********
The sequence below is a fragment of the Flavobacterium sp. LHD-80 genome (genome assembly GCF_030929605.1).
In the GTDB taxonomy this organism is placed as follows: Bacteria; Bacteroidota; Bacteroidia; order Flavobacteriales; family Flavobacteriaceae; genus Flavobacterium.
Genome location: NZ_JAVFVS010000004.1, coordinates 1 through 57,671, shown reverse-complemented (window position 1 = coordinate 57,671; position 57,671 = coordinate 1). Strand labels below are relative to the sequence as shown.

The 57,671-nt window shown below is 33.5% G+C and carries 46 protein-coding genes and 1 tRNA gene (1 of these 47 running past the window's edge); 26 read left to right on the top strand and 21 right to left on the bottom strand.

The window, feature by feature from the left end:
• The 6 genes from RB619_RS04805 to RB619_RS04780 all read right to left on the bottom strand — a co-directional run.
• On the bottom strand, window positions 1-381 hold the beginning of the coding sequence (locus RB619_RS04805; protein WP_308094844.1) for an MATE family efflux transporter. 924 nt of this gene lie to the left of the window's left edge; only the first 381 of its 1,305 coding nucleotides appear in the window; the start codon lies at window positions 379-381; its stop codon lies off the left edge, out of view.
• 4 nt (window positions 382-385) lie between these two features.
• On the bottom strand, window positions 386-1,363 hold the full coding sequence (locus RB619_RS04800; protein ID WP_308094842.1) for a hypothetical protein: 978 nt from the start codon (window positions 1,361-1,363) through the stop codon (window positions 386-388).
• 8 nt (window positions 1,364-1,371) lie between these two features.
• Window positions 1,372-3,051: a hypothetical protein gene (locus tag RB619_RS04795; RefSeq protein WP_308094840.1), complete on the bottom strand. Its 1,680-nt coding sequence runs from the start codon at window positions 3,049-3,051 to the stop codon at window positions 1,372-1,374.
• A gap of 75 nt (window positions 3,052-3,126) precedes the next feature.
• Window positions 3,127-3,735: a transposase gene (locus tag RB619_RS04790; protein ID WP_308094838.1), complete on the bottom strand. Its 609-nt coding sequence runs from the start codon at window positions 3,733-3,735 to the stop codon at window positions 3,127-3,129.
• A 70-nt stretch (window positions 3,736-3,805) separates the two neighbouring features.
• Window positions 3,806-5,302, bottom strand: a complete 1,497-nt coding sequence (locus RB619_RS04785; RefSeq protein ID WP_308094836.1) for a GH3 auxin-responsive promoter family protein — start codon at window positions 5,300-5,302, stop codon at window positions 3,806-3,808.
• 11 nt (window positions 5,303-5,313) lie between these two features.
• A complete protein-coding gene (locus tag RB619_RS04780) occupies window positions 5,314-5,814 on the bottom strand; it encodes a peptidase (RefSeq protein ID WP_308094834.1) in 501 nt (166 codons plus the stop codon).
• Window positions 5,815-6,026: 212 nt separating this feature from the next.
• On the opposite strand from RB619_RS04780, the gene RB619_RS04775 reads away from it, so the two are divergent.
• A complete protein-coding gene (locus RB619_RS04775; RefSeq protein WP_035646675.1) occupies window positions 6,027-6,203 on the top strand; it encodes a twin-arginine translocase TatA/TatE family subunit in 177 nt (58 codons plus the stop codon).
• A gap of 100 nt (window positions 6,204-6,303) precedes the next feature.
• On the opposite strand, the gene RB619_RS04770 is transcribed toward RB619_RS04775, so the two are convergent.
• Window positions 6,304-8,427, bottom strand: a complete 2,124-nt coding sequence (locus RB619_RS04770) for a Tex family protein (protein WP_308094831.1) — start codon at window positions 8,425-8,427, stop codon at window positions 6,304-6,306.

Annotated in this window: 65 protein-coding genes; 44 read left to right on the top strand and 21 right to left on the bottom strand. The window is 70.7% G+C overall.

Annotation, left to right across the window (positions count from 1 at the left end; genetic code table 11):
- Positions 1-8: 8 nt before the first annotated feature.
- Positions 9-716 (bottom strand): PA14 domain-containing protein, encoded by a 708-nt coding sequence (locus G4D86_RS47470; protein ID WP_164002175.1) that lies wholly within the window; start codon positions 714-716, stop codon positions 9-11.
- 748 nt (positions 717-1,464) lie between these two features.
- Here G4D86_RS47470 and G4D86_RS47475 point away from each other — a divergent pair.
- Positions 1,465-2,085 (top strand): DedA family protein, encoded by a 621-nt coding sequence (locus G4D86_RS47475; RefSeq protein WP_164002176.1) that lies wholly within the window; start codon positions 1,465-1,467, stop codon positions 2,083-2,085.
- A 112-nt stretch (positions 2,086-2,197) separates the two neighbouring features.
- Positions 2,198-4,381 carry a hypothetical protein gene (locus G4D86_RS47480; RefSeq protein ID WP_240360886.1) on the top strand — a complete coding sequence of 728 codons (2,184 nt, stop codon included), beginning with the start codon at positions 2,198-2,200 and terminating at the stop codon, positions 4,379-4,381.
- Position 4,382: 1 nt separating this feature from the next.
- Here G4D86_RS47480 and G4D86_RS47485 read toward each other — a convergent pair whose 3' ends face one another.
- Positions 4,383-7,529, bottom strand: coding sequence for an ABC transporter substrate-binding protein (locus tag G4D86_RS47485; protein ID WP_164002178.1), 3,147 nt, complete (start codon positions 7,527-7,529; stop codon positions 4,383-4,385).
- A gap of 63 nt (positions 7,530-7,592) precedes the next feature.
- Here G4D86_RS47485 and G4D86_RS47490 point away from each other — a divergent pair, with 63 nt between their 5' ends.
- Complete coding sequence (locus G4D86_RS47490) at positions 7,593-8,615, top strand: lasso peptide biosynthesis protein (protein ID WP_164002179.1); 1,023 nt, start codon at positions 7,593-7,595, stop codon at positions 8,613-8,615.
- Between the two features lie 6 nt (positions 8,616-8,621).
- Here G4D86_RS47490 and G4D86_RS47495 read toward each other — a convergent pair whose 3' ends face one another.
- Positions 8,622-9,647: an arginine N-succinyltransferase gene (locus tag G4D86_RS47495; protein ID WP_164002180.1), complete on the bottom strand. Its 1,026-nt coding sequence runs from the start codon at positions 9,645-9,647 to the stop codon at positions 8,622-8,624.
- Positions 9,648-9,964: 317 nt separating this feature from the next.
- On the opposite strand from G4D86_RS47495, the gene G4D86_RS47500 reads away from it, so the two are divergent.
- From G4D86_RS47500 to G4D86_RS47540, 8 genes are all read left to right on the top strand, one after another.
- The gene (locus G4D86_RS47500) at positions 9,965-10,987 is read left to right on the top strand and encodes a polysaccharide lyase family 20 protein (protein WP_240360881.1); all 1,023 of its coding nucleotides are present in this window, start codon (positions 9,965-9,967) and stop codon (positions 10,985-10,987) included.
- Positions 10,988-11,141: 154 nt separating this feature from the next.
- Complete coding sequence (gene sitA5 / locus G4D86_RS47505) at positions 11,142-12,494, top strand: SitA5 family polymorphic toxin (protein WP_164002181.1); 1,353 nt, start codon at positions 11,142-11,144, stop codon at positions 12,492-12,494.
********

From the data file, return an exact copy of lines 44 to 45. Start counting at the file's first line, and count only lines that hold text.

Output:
- From G4D86_RS47500 to G4D86_RS47540, 8 genes are all read left to right on the top strand, one after another.
- The gene (locus G4D86_RS47500) at positions 9,965-10,987 is read left to right on the top strand and encodes a polysaccharide lyase family 20 protein (protein WP_240360881.1); all 1,023 of its coding nucleotides are present in this window, start codon (positions 9,965-9,967) and stop codon (positions 10,985-10,987) included.